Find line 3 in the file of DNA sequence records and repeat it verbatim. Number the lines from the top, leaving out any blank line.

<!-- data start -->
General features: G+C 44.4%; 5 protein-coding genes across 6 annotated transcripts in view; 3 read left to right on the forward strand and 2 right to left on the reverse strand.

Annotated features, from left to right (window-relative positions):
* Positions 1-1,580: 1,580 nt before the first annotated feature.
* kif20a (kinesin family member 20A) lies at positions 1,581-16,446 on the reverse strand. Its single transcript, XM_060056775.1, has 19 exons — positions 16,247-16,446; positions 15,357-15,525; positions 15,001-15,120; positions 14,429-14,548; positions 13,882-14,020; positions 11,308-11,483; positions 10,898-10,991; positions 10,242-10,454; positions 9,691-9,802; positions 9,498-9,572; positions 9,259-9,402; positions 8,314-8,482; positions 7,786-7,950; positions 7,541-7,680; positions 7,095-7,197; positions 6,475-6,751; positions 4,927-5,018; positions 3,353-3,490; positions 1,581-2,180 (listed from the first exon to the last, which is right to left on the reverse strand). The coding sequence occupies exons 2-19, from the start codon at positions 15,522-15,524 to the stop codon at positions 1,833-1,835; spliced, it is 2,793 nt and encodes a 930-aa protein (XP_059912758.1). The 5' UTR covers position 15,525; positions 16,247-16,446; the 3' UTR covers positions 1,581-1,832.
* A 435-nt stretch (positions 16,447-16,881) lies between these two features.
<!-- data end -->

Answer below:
* Positions 1-1,580: 1,580 nt before the first annotated feature.